Would a Biden Administration Seek to Regulate Video Game Violence?

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1000 648 David Hoppe


Parents, educators, psychologists, politicians, and creators long have debated the effects of violent movies, television, and other forms of entertainment. Many popular video games, for example, challenge players to kill their enemies, crash vehicles, and blow things up. Children often entertain themselves with virtual acts of realistic violence, creating real concerns that video games may exert a negative influence on young people’s behavior.

The issue arose in a 2011 case involving vice-presidential candidate Kamala Harris, then California’s attorney general. As the political tides change, could America see an increase in rules and laws aimed at curbing violence in video games? What can we interpret about a potential Biden administration’s treatment of the video game industry from Senator Harris’s handling of the case? The case was stemmed from a California law passed in 2005 under Republican Governor Arnold Schwarzenneger. Democrat Jerry Brown, attorney general at that time, was elected governor in 2011, with Harris elected to his former position.

While it may seem logical to presume that engaging in realistic gaming violence would encourage real-life aggression and antisocial behavior, there is little to no scientific evidence to support this hypothesis. Nonetheless politicians across the ideological spectrum, often point to video games when citing causes for school shootings or other shocking acts perpetrated by young people.

This nebulous causal connection between video games and violent behavior has inspired a slew of state-level regulatory controls over the sale of video games to minors. Generally, such regulations have been deemed to be unconstitutional restrictions of free expression protected by the First Amendment. However, one cannot help but wonder what effect potential changes in both the judicial and executive branches in the upcoming presidential election could mean for the gaming industry moving forward.

Brown v. Entertainment Merchants Association Revisited

In Brown v. Entertainment Merchants Association in 2011, theU.S. Supreme Court ruled that California’s law regulating video game sales based on violent content was unconstitutional. The law would have banned certain violent video game sales to children under 18 without parental consent and stipulated a maximum fine of $1,000 per violation.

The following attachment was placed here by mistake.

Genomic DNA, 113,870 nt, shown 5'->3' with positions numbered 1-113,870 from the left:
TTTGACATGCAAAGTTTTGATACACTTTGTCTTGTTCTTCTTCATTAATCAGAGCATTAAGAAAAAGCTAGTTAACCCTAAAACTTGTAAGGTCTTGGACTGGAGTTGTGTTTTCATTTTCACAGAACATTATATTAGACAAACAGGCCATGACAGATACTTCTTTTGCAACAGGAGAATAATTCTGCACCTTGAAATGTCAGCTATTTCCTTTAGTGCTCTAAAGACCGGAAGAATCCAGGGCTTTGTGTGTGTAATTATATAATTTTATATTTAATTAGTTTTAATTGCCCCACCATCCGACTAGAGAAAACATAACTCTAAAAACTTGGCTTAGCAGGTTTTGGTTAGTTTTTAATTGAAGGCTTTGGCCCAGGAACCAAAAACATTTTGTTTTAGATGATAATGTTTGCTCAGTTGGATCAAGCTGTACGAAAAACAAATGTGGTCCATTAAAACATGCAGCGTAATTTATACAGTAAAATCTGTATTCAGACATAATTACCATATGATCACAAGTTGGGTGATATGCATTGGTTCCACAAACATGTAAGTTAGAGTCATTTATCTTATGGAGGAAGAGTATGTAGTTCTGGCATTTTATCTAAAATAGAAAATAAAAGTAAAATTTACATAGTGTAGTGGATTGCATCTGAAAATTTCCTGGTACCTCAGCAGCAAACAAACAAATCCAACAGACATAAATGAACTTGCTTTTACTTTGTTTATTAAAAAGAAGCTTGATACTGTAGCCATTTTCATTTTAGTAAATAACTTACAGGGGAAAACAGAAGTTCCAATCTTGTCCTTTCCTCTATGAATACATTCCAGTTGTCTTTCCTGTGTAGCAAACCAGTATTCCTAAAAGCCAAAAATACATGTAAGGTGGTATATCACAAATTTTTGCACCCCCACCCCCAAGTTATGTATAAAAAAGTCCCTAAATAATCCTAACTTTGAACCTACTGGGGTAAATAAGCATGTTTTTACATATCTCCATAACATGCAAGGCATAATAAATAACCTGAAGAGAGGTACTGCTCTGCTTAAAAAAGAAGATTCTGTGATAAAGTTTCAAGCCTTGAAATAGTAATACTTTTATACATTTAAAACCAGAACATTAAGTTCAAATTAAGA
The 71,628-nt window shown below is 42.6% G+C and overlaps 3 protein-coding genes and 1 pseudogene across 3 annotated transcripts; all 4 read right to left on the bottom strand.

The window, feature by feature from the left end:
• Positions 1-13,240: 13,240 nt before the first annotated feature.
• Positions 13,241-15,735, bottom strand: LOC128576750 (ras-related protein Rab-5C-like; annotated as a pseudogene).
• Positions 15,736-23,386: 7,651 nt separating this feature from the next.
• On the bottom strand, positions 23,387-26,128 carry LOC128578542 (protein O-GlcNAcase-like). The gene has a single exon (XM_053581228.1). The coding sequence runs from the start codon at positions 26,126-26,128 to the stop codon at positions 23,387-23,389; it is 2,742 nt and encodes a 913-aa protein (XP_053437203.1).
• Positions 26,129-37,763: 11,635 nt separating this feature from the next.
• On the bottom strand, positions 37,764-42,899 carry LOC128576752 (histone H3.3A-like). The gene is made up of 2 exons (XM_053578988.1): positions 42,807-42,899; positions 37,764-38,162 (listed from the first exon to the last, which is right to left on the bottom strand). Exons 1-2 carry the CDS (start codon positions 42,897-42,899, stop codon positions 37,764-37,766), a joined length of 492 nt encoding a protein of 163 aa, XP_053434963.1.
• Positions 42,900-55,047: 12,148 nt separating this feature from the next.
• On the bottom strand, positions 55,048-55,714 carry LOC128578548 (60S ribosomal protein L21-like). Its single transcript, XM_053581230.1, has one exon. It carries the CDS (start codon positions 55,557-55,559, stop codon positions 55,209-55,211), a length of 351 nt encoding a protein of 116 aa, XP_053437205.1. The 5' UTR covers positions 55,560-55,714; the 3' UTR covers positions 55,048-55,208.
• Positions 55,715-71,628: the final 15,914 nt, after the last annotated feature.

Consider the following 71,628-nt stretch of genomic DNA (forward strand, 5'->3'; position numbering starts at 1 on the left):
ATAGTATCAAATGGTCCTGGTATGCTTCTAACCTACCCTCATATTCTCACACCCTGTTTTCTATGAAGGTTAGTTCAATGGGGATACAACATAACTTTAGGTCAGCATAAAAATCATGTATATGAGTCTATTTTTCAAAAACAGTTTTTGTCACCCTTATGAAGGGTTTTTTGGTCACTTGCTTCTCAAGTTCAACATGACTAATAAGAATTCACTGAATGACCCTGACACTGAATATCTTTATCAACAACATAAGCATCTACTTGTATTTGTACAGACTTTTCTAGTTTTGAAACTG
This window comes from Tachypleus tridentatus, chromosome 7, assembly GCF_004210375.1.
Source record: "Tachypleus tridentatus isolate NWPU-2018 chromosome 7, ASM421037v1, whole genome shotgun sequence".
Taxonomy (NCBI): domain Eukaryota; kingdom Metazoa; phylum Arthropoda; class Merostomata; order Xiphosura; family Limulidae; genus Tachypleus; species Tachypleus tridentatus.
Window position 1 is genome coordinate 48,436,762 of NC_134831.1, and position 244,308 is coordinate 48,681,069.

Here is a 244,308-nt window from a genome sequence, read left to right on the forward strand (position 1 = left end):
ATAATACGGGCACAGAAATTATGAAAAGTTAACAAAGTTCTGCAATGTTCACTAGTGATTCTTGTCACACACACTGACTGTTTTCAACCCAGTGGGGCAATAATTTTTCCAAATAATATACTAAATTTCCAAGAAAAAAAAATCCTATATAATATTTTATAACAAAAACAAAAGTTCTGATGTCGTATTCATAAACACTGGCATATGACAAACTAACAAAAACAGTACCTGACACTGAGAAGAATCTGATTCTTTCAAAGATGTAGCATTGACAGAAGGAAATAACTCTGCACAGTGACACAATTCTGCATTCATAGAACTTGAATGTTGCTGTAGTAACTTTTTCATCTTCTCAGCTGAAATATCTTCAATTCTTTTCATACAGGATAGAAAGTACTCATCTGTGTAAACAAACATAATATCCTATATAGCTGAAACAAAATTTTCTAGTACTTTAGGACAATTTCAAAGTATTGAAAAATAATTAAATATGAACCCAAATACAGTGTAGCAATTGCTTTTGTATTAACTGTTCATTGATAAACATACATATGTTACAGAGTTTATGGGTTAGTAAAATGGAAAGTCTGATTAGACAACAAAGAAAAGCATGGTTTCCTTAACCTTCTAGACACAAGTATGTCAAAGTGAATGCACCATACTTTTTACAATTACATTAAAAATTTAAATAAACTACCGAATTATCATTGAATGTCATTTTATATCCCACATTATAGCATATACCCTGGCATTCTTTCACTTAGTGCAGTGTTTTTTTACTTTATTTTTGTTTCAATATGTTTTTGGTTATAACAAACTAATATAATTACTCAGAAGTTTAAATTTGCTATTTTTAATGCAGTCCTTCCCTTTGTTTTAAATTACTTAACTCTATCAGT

The restriction of speech or expression based on a work’s content is seldom permitted under the First Amendment. There are limited exceptions to this rule, of course, particularly with regard to content that is unreasonably hateful, obscene, or intended to incite violence.

How Did the Supreme Court Decide?

The High Court applied the Miller Test, a legal metric often used in cases that involve regulation of supposedly “obscene” speech not protected under the First Amendment. Ultimately, the Supreme Court agreed with the lower courts’ finding that the law was indeed unconstitutional.

Like other forms of media, video games are considered protected speech under the First Amendment. The Court’s opinion, authored by the late Justice Antonin Scalia, concluded that California offered no evidence that violent video games motivated real-life violence. Thus, there was no reasonable basis upon which the law could justify a content-based restriction of free speech. The Entertainment Software Association and the Entertainment Merchants Association were awarded $370,000 from California in lower-court legal fees. The state later agreed to pay an additional $950,000 for the Supreme Court case